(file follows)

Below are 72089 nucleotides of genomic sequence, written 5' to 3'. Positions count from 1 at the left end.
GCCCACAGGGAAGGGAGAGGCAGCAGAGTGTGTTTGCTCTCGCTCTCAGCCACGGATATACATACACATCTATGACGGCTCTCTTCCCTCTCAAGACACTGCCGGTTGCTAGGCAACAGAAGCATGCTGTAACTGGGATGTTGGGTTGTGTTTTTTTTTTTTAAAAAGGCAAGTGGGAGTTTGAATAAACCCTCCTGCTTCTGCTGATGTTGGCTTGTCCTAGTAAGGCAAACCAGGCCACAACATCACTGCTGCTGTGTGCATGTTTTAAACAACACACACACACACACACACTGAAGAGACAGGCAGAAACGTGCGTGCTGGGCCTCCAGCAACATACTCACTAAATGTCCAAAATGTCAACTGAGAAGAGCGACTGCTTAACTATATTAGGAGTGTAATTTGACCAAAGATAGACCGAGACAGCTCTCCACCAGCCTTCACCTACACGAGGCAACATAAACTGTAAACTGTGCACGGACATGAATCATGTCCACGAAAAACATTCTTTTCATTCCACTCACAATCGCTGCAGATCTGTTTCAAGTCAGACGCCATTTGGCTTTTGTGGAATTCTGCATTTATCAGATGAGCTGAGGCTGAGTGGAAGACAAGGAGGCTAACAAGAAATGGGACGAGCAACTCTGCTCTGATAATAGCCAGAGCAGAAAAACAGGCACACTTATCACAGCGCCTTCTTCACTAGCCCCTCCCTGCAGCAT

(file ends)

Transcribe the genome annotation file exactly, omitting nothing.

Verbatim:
Below are 72089 nucleotides of genomic sequence, written 5' to 3'. Positions count from 1 at the left end.
GCCCACAGGGAAGGGAGAGGCAGCAGAGTGTGTTTGCTCTCGCTCTCAGCCACGGATATACATACACATCTATGACGGCTCTCTTCCCTCTCAAGACACTGCCGGTTGCTAGGCAACAGAAGCATGCTGTAACTGGGATGTTGGGTTGTGTTTTTTTTTTTTAAAAAGGCAAGTGGGAGTTTGAATAAACCCTCCTGCTTCTGCTGATGTTGGCTTGTCCTAGTAAGGCAAACCAGGCCACAACATCACTGCTGCTGTGTGCATGTTTTAAACAACACACACACACACACACACTGAAGAGACAGGCAGAAACGTGCGTGCTGGGCCTCCAGCAACATACTCACTAAATGTCCAAAATGTCAACTGAGAAGAGCGACTGCTTAACTATATTAGGAGTGTAATTTGACCAAAGATAGACCGAGACAGCTCTCCACCAGCCTTCACCTACACGAGGCAACATAAACTGTAAACTGTGCACGGACATGAATCATGTCCACGAAAAACATTCTTTTCATTCCACTCACAATCGCTGCAGATCTGTTTCAAGTCAGACGCCATTTGGCTTTTGTGGAATTCTGCATTTATCAGATGAGCTGAGGCTGAGTGGAAGACAAGGAGGCTAACAAGAAATGGGACGAGCAACTCTGCTCTGATAATAGCCAGAGCAGAAAAACAGGCACACTTATCACAGCGCCTTCTTCACTAGCCCCTCCCTGCAGCAT